“Inoperable, Inaccessible, Impassable”: Infrastructure, Defense, Vulnerable as Climate Extremes Ramp Up

October 13, 2021

Above, another stellar report from Diana Olick at CNBC on climate impacts.

US News:

Around a quarter of all critical infrastructure in the U.S. “are at risk of becoming inoperable today” due to flooding, a new report found. And that portion is only expected to grow. 

Amid months of contentious debate surrounding a massive investment into the country’s infrastructure, a new study from nonprofit research and technology organization First Street Foundation found that roughly 25%, or around 36,000 facilities, are at risk of failure due to flooding, and over the coming decades, climate change will only make matters worse. 

“Over the next 30 years, due to the impacts of climate change, an additional 1.2 million residential properties, 66,000 commercial properties, 63,000 miles of roads, 6,100 pieces of social infrastructure and 2,000 pieces of critical infrastructure will also have flood risk that would render them inoperable, inaccessible, or impassable,” the report says.

The study, which evaluated flood risk to infrastructure including airports, hospitals, fire stations, schools, roads, residential and commercial properties, found that in addition to the 25% of all critical infrastructure at risk of becoming inoperable today, 23% of all road segments throughout the country are at risk of becoming impassable. An additional 20% of all commercial properties, 17% of social infrastructure facilities like schools, and 14% of all residential properties also face operational risk, the report found.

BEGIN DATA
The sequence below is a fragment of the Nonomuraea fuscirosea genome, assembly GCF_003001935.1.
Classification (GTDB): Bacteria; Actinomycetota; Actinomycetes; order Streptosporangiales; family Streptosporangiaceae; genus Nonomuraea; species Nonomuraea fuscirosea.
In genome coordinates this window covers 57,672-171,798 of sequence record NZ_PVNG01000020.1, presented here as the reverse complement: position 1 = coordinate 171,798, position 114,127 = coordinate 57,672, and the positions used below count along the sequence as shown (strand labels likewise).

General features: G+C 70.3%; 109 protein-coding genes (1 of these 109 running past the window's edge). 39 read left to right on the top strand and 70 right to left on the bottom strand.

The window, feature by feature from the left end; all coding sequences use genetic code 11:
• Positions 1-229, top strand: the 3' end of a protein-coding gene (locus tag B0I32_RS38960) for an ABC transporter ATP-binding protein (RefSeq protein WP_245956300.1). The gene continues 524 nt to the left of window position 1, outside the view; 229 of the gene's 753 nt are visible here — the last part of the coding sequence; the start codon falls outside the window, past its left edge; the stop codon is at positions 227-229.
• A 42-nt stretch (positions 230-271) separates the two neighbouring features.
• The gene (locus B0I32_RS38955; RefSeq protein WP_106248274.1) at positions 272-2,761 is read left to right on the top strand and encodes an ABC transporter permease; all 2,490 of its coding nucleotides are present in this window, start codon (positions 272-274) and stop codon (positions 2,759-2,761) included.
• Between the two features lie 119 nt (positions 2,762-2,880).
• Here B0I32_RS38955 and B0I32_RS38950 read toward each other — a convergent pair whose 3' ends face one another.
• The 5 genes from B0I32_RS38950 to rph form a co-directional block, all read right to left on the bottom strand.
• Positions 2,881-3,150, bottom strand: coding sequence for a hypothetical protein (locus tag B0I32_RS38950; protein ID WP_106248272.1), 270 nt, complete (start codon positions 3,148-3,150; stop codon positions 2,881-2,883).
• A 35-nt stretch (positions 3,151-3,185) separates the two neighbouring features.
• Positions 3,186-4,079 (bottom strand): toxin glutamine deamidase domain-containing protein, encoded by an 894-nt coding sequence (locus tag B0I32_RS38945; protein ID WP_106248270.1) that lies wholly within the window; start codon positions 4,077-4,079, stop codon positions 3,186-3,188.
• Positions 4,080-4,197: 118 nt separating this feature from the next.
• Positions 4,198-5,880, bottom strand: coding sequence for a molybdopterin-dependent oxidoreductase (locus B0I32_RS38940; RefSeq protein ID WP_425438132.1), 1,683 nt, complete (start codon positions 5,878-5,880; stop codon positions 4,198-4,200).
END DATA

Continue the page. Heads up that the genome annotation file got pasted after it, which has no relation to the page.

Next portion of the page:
E&E News:

The U.S. Navy is at war against a surging sea. It has yet to notch a victory. 

Despite tens of millions of dollars spent on studies, risk assessments and guidance documents dating to the 1990s, the most climate-fraught U.S. defense agency hasn’t completed a single large-scale resilience project across more than 40 domestic installations.

Only one major initiative, a $21 billion program to raise dry docks and modernize the Navy’s four primary shipyards, has turned dirt. Many other Navy installations — from Key West, Fla., to Pearl Harbor, Hawaii — have yet to complete base-wide resilience plans, even though such plans are required by Congress.

“I would say that the vulnerability to [climate change] impacts are growing at a rate that exceeds our current speed and ability to deal with them,” retired Rear Adm. Ann C. Phillips, who served on the chief of naval operations’ Climate Change Task Force from 2009 to 2012, said in a recent interview. “But that’s true for all of the armed forces, not just the Navy.”

Last week, the Department of Defense released a climate adaptation plan to comply with President Biden’s January executive order requiring all foreign policy and national security agencies to prioritize climate change in decisionmaking and planning. The 28-page document has been characterized as more focused than a previous effort by the Obama administration in 2014.